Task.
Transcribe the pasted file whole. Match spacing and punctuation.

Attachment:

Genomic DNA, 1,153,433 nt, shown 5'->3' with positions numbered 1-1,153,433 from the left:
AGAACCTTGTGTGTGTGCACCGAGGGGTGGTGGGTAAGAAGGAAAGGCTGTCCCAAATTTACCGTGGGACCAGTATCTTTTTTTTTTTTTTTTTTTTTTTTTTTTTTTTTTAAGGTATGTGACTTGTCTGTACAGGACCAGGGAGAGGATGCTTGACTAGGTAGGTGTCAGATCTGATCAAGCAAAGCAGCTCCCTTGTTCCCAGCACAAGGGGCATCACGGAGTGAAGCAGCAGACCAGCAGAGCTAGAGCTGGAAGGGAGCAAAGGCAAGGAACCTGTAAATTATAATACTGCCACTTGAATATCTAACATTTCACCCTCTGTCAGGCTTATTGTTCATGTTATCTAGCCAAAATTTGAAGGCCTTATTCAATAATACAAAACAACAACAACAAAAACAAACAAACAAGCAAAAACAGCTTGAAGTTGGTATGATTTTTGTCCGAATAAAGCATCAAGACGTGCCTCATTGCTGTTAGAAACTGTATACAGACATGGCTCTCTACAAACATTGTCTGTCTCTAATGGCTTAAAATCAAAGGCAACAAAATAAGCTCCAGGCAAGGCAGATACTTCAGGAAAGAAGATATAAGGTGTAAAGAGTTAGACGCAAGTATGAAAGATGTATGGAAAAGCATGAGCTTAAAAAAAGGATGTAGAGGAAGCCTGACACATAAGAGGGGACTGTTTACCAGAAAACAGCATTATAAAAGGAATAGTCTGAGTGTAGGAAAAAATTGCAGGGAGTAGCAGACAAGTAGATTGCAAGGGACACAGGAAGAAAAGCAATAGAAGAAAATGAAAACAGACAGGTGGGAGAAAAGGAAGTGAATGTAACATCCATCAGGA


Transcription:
Genomic DNA, 1,153,433 nt, shown 5'->3' with positions numbered 1-1,153,433 from the left:
AGAACCTTGTGTGTGTGCACCGAGGGGTGGTGGGTAAGAAGGAAAGGCTGTCCCAAATTTACCGTGGGACCAGTATCTTTTTTTTTTTTTTTTTTTTTTTTTTTTTTTTTTAAGGTATGTGACTTGTCTGTACAGGACCAGGGAGAGGATGCTTGACTAGGTAGGTGTCAGATCTGATCAAGCAAAGCAGCTCCCTTGTTCCCAGCACAAGGGGCATCACGGAGTGAAGCAGCAGACCAGCAGAGCTAGAGCTGGAAGGGAGCAAAGGCAAGGAACCTGTAAATTATAATACTGCCACTTGAATATCTAACATTTCACCCTCTGTCAGGCTTATTGTTCATGTTATCTAGCCAAAATTTGAAGGCCTTATTCAATAATACAAAACAACAACAACAAAAACAAACAAACAAGCAAAAACAGCTTGAAGTTGGTATGATTTTTGTCCGAATAAAGCATCAAGACGTGCCTCATTGCTGTTAGAAACTGTATACAGACATGGCTCTCTACAAACATTGTCTGTCTCTAATGGCTTAAAATCAAAGGCAACAAAATAAGCTCCAGGCAAGGCAGATACTTCAGGAAAGAAGATATAAGGTGTAAAGAGTTAGACGCAAGTATGAAAGATGTATGGAAAAGCATGAGCTTAAAAAAAGGATGTAGAGGAAGCCTGACACATAAGAGGGGACTGTTTACCAGAAAACAGCATTATAAAAGGAATAGTCTGAGTGTAGGAAAAAATTGCAGGGAGTAGCAGACAAGTAGATTGCAAGGGACACAGGAAGAAAAGCAATAGAAGAAAATGAAAACAGACAGGTGGGAGAAAAGGAAGTGAATGTAACATCCATCAGGA